Christmas comes to Shipston!
The Victorian evening, the Tree of Life, the Christmas church and carol services.
It’s all coming to Shipston as the town gears up for a season of festive cheer.
Wishing everyone a very merry Christmas!
Will our fire station be downgraded?
Shipston fire station may be downgraded from an on-call station to a ‘surge’ station under new proposals.
The town’s station currently has seven on-call firefighters – trained firefighters who have other jobs. Warwickshire Fire and Rescue’s new ‘Resourcing to Risk’ proposals would mean that while an appliance would continue to be kept at the station, the on-call fire service would be replaced with a surge service, with teams ‘available for recall in the event of significant incidents or periods of high demand.’ The plans would affect six stations in the county and have been criticised by the FRSA, the firefighters’ union. The public can have their say during a three-month public consultation due to begin in December.
Help tell our Ellen Badger Hospital story
The Ellen Badger Hospital has been an important and cherished part of our community for over 130 years. This is why it was chosen as the next exhibition for our Shipston Museum to tell its story by recognising and celebrating its past – a move welcomed by its League of Friends who have always taken such an interest in its past and future.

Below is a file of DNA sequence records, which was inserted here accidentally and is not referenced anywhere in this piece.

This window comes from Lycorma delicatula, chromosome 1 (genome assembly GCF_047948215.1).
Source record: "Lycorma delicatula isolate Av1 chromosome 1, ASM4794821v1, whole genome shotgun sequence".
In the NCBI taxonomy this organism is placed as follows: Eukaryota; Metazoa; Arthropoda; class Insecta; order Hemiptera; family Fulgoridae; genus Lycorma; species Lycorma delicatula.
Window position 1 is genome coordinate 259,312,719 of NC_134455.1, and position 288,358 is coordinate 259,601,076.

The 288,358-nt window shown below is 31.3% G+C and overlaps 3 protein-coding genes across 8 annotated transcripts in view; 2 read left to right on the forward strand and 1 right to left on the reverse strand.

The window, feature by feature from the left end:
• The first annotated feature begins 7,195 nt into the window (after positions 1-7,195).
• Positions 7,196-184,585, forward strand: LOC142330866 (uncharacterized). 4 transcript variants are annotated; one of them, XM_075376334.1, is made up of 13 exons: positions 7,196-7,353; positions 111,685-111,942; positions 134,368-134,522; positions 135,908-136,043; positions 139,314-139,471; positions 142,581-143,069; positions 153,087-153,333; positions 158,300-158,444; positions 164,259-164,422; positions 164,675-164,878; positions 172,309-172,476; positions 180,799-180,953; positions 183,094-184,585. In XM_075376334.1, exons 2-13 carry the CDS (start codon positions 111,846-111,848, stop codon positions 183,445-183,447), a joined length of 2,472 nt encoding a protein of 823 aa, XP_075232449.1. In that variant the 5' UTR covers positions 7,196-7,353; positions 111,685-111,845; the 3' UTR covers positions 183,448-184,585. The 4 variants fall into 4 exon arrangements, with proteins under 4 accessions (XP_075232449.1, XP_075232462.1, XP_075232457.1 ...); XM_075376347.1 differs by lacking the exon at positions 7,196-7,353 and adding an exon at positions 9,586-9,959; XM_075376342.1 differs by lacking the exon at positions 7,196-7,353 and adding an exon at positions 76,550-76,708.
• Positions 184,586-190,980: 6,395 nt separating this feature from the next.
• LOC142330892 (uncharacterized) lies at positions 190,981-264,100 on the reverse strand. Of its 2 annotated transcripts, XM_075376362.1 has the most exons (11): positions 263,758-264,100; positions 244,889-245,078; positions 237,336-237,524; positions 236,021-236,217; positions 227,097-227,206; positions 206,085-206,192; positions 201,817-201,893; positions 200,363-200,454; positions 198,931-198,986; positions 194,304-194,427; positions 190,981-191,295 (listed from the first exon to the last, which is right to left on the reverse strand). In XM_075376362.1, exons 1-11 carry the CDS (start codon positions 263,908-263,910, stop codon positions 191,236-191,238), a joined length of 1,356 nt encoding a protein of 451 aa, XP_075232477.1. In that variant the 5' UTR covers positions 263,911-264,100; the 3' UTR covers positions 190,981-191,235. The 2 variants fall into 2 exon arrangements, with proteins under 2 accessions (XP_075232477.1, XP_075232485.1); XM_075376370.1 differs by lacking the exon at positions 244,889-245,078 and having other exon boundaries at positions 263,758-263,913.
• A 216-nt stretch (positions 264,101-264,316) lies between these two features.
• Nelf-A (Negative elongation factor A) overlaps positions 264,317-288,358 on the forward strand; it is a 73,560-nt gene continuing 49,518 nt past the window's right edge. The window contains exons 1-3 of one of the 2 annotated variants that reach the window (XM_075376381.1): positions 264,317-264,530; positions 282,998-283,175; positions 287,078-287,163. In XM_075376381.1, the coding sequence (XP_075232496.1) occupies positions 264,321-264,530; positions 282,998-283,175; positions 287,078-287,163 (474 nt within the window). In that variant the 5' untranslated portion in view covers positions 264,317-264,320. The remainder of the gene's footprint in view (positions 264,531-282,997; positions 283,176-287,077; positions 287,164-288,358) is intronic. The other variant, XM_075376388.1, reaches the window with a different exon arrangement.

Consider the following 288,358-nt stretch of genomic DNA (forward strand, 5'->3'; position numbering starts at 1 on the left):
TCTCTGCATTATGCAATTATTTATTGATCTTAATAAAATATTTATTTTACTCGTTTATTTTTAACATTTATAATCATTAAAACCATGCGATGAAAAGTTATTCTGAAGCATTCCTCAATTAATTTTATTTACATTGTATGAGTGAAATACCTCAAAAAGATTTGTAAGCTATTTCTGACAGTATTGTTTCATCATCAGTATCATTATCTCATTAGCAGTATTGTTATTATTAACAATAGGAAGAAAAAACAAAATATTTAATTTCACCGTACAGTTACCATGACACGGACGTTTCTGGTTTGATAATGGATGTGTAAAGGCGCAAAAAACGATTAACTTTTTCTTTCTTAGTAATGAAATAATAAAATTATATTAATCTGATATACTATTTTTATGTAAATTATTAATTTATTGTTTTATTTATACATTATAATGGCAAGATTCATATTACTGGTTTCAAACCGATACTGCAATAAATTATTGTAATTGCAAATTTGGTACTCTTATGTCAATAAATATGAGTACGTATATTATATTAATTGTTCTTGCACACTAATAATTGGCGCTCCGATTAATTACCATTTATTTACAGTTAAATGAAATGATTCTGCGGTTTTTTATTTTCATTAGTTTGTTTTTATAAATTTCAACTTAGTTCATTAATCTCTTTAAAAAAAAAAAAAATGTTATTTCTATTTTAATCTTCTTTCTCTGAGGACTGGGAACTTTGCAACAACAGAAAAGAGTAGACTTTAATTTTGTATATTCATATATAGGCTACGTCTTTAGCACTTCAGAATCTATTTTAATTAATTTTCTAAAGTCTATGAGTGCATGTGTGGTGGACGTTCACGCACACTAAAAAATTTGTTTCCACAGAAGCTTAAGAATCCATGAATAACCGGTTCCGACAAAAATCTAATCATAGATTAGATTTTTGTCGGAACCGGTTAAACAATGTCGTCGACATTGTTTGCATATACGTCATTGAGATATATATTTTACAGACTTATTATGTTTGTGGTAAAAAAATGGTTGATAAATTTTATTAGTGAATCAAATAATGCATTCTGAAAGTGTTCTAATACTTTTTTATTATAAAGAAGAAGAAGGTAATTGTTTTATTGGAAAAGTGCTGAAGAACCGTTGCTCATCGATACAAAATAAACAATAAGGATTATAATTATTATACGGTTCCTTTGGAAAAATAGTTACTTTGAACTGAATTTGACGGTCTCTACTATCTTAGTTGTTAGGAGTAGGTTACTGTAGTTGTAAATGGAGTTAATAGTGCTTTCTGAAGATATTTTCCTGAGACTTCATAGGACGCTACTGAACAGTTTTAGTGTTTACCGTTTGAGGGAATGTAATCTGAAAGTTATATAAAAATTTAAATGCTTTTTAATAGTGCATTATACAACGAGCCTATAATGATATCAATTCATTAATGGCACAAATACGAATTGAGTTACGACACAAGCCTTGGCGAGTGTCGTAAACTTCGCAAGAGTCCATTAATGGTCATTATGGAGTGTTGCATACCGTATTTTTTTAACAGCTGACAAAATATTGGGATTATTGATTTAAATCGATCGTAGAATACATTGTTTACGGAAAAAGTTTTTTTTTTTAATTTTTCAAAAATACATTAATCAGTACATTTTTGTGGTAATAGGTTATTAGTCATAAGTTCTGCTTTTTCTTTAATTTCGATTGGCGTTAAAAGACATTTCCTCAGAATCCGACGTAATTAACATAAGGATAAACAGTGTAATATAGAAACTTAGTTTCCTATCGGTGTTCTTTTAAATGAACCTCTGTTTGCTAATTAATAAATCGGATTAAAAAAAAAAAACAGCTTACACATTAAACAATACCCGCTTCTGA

As Rebecca Ashley explains: ‘Undergoing such huge changes, its past life needs to be documented – it was always a landmark on entering the town.’ Rebecca and her mother Jo Ashley are on the team researching and designing the display for the Museum opening next Easter.
Stephen Hartley has also been digging deep into old Stratford Herald newspapers to find that the idea for a Shipston Cottage Hospital began in the 1890s when the local people collected money for it to be built– so it was truly a community effort. A later large endowment from Richard Badger was recognised by naming the hospital, opened in 1896, in loving memory of his wife Ellen.
Since then, many local people have entered and left the world there – and been treated for a variety of ailments. And we must not forget that in its early days there was no NHS, so its foundation saved many lives. The building itself has now gone but many artifacts have been preserved, for example the portraits and stone badgers which are being restored.
Curating an exhibition like this can be a challenge: among all the documentation and archives, what to choose for a display to tell the story? It’s a huge task. Asked how long the last Shipston Museum exhibition on public houses took to develop, Martin Russell pauses to work this out: ‘Most of the time in the basic research – a couple of months – then a few weeks on the photograph/display.’
So there is quite a task for the hospital exhibition team in the months ahead. And they are asking for your help. It is the people who knew and loved the Ellen Badger who can help tell its story in human terms. If you have any memories to share – tales or pictures, the team wants to hear from you: did you or relatives work there? Did the Badger care for you or family? One special occasion was when Diana Princess of Wales opened a new wing in 1982 – a while ago now, but there may be memories of that historic moment.